Anyone who longs for the "golden days" of the Internet either wasn't there, or isn't participating in today's net in any meaningful way. It just wasn't that exciting.

  • by aphr0 ( 7423 ) on Wednesday January 05, 2000 @04:59AM (#1403108)
    /*Too bad internet2 probably wont be that for home users for many years to come.*/

    No! Keep the average person OFF of i2. I2 is there for very (very. 30fps full quality video and sound) high bandwidth applications which absolutely requite obscene bandwidth and QoS. What does Joe Net really need with i2? Nothing. He just wants his mp3s and porn and AOL. The internet already provides him with everything he needs.

    The same goes for slashdot geeks. Only a select few have any business having access to i2.

    I want students and researchers having the best quality i2 they can get. They are the ones who need it the most, not every silly bastard with an @home account.
  • IMO, the problem is not home users, per se. And the problem is not lame-assed ISP's like AOL either, or even web-tv. The problem is the commercial use of the internet.

    The web did not kill the "net as we used to know it" - filling the web with advertising did. Many of the newsgroups that have been abandoned have been abandoned due to spam.

    I have little hope for I-2, myself - the corporate sponsor thing is indicative of the intention to use it for the same commercial crap filling up the original internet.

    As long as any network allows commercial advertising, the signal-to-noise ratio will suck.

  • The UK one isn't more than 155Mbps???

    The swedish equivalent (Sunet [sunet.se]) is also at 155Mbps, but something tells me it's user base is somewhat smaller... or is it? Maybe the UK universities don't grant their students free 10Mbps connections. (Great for quake *grin*)

    An aside: the finnish one, aside from being bloody fast, has the best name: FUNET!
    -
  • Uh, TTL is essentially number of hops in v4, since it gets decremented once a second or whenever a hop occurs, whichever happens first..and hops are almost always less than a second long. Traceroute, in fact, depends on this behavior.

    Daniel
  • Where do you think most of this activity is
    happening? With Joe Suburb that takes two minutes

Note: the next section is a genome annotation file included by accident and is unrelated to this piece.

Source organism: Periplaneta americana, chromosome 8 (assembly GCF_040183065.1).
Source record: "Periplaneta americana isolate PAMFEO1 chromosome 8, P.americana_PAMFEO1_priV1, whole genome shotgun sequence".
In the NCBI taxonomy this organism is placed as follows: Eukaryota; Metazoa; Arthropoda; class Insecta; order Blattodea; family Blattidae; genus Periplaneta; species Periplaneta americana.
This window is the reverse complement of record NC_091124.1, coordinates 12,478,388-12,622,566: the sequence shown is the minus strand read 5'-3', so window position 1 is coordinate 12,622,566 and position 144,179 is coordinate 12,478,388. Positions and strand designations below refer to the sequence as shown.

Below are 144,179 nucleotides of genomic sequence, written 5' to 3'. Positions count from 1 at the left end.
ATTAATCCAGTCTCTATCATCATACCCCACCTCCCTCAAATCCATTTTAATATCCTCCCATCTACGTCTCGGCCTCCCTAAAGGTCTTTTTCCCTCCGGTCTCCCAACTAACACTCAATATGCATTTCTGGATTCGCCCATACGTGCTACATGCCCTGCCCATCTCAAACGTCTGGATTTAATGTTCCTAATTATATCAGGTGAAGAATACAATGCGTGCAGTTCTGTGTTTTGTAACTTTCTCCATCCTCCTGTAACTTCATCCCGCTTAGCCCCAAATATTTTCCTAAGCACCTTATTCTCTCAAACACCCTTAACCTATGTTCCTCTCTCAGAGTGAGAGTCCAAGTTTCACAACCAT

to download a song over a 56K line or Joe College
    who can do it in a couple seconds?
  • survival of the sluttiest, eh?
  • by Wah ( 30840 ) on Wednesday January 05, 2000 @05:26AM (#1403116) Homepage Journal
    ...who else could come up with this profound statement.

    "Students are actually using the Internet to learn about networking," explains Greg Wood Director of the Internet II Project

    who'da thunk it?
  • by Sanjuro ( 9253 ) on Wednesday January 05, 2000 @05:27AM (#1403118)
    http://www.ouhsc.edu/it/digicomm/int ernet2.asp [ouhsc.edu] --Some stuff I collected for our website when I worked in the networking department at the medical school at OU; provides an example of how a research institution is actually handling an I2 connection.

    http://www.internet2.edu [internet2.edu] -- The main website for the project.


    I have seen many comments that seem to equate I2 with a "private WAN" for universities. I think a better description would be that member institutions have private peering, i.e. I am at the University of Oklahoma, and I have traffic that needs to go to hotmail.com, it gets routed through ONENET then off to Cable and Wireless, etc. If I have traffic that needs to go to MIT, it gets routed through the Abilene network and off to the MBONE. Individual PCs on our campus network do not have to "subscribe" as the University pays something on the order of $30K per month to be a member institution.

    Incidentally, a happy side effect is that I could theoretically get ridiculous ping times from the dorms at OU to a QIII server at Stanford, since many institutions I know of will not be crazy enough to try to filter what traffic goes on the I2 link. (Most of the POPs will be at something like OC12 @ 622Mbps)